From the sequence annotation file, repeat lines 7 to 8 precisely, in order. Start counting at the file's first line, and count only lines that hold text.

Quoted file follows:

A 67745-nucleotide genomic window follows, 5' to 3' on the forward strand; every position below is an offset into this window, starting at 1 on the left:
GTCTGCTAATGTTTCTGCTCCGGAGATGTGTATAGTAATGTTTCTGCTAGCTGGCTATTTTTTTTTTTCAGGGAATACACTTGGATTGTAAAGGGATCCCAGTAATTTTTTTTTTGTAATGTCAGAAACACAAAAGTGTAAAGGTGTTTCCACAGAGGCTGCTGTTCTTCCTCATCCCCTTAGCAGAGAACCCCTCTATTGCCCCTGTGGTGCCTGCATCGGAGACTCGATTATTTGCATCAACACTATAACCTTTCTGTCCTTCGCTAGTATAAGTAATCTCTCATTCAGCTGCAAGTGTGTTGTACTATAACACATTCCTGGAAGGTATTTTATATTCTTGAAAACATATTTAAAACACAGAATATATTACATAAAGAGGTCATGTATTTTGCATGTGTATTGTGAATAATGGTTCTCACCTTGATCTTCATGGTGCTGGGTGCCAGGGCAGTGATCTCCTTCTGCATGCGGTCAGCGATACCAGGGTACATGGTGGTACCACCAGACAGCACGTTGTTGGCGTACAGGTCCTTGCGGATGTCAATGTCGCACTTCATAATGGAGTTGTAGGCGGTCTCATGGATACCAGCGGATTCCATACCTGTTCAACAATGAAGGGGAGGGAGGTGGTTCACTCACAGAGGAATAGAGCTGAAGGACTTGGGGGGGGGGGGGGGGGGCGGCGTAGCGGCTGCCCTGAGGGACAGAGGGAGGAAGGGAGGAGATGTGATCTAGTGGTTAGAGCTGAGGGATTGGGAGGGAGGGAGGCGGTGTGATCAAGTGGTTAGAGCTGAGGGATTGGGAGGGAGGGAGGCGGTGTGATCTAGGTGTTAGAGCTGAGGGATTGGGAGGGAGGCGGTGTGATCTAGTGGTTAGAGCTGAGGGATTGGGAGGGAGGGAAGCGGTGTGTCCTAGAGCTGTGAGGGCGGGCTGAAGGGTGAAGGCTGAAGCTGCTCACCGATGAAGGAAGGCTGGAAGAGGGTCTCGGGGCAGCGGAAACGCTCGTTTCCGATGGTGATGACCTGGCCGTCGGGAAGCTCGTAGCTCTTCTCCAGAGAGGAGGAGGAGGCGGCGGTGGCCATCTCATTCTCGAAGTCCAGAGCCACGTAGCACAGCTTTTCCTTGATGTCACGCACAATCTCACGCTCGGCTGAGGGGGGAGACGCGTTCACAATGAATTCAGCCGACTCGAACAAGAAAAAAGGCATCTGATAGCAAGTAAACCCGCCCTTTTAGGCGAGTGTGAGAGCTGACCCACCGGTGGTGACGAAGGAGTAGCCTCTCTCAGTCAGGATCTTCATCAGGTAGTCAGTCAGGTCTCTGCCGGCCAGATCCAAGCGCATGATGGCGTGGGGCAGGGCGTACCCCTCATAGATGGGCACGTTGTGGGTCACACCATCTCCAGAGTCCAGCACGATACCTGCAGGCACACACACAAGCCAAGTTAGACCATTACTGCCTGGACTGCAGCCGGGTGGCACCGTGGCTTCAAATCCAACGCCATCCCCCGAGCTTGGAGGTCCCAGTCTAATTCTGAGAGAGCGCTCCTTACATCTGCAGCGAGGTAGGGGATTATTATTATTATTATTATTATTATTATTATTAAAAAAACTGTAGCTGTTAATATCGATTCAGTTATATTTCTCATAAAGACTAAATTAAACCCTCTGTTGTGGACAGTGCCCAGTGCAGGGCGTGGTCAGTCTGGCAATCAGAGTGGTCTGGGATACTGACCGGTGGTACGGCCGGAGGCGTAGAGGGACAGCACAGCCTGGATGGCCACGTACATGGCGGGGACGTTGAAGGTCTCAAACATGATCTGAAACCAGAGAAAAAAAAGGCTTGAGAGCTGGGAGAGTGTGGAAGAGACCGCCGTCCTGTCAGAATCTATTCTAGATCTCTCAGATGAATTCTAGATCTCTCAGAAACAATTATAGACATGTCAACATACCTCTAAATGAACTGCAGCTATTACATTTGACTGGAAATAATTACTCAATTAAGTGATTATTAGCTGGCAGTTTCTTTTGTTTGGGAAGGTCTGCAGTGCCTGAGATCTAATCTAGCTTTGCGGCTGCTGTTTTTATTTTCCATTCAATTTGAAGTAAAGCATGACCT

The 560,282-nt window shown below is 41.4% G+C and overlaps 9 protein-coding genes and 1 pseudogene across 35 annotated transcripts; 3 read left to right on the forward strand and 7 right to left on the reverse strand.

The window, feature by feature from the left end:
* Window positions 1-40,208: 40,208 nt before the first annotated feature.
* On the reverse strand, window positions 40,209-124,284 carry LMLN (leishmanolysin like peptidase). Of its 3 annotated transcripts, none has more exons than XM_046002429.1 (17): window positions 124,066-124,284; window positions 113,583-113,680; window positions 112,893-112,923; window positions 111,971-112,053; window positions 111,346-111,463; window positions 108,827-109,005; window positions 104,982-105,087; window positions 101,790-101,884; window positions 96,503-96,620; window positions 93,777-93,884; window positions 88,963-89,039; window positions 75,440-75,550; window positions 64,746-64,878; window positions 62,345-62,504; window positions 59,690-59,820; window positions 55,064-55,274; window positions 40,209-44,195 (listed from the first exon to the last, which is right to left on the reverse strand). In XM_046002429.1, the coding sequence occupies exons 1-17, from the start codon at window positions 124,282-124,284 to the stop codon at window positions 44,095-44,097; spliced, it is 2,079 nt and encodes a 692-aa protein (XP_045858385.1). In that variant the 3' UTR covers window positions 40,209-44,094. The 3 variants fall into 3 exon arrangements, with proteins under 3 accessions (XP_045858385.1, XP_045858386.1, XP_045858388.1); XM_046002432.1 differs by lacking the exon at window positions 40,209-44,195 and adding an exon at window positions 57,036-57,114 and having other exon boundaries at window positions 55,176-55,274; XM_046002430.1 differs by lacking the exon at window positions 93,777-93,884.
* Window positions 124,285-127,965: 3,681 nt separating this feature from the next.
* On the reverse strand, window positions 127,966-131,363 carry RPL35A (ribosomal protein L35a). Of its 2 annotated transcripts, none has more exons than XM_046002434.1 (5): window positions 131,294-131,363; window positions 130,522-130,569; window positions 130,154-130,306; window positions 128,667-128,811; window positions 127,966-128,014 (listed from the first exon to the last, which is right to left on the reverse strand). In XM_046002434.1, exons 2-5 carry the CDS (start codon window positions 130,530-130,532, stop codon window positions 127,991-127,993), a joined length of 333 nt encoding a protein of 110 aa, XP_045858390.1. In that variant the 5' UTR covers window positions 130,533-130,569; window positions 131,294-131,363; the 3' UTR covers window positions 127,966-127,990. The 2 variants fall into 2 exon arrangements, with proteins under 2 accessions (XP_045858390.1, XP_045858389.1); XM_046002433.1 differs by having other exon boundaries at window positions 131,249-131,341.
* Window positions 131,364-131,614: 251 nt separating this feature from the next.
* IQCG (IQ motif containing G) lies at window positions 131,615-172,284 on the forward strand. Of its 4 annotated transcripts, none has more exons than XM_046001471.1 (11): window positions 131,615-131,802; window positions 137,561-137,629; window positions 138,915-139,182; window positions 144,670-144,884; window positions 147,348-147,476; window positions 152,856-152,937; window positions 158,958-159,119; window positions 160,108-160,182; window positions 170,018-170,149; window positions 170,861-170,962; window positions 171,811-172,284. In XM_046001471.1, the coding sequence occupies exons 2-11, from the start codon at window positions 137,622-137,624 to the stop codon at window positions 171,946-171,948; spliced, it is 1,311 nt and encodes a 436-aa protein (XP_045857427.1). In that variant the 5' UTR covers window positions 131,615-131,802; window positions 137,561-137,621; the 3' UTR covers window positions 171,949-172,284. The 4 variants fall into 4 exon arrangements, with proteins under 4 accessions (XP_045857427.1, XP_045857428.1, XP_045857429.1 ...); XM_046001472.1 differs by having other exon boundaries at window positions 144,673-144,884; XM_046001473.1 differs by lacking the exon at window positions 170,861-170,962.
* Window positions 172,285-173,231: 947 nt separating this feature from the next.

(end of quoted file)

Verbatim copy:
* Window positions 124,285-127,965: 3,681 nt separating this feature from the next.
* On the reverse strand, window positions 127,966-131,363 carry RPL35A (ribosomal protein L35a). Of its 2 annotated transcripts, none has more exons than XM_046002434.1 (5): window positions 131,294-131,363; window positions 130,522-130,569; window positions 130,154-130,306; window positions 128,667-128,811; window positions 127,966-128,014 (listed from the first exon to the last, which is right to left on the reverse strand). In XM_046002434.1, exons 2-5 carry the CDS (start codon window positions 130,530-130,532, stop codon window positions 127,991-127,993), a joined length of 333 nt encoding a protein of 110 aa, XP_045858390.1. In that variant the 5' UTR covers window positions 130,533-130,569; window positions 131,294-131,363; the 3' UTR covers window positions 127,966-127,990. The 2 variants fall into 2 exon arrangements, with proteins under 2 accessions (XP_045858390.1, XP_045858389.1); XM_046002433.1 differs by having other exon boundaries at window positions 131,249-131,341.